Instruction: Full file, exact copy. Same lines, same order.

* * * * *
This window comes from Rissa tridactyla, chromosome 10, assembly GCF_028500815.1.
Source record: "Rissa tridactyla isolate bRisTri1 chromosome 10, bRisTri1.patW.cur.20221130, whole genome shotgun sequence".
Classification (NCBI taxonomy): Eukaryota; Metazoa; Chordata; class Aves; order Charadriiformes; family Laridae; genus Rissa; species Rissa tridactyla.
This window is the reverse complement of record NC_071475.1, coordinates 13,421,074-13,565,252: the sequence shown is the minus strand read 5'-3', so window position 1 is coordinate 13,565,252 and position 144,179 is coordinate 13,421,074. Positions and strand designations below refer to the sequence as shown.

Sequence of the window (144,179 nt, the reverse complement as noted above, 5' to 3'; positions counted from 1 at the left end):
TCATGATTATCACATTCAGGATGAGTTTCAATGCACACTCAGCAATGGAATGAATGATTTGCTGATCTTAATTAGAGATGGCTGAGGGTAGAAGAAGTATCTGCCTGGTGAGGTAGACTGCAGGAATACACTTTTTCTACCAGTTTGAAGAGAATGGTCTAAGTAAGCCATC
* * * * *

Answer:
This window comes from Rissa tridactyla, chromosome 10, assembly GCF_028500815.1.
Source record: "Rissa tridactyla isolate bRisTri1 chromosome 10, bRisTri1.patW.cur.20221130, whole genome shotgun sequence".
Classification (NCBI taxonomy): Eukaryota; Metazoa; Chordata; class Aves; order Charadriiformes; family Laridae; genus Rissa; species Rissa tridactyla.
This window is the reverse complement of record NC_071475.1, coordinates 13,421,074-13,565,252: the sequence shown is the minus strand read 5'-3', so window position 1 is coordinate 13,565,252 and position 144,179 is coordinate 13,421,074. Positions and strand designations below refer to the sequence as shown.

Sequence of the window (144,179 nt, the reverse complement as noted above, 5' to 3'; positions counted from 1 at the left end):
TCATGATTATCACATTCAGGATGAGTTTCAATGCACACTCAGCAATGGAATGAATGATTTGCTGATCTTAATTAGAGATGGCTGAGGGTAGAAGAAGTATCTGCCTGGTGAGGTAGACTGCAGGAATACACTTTTTCTACCAGTTTGAAGAGAATGGTCTAAGTAAGCCATC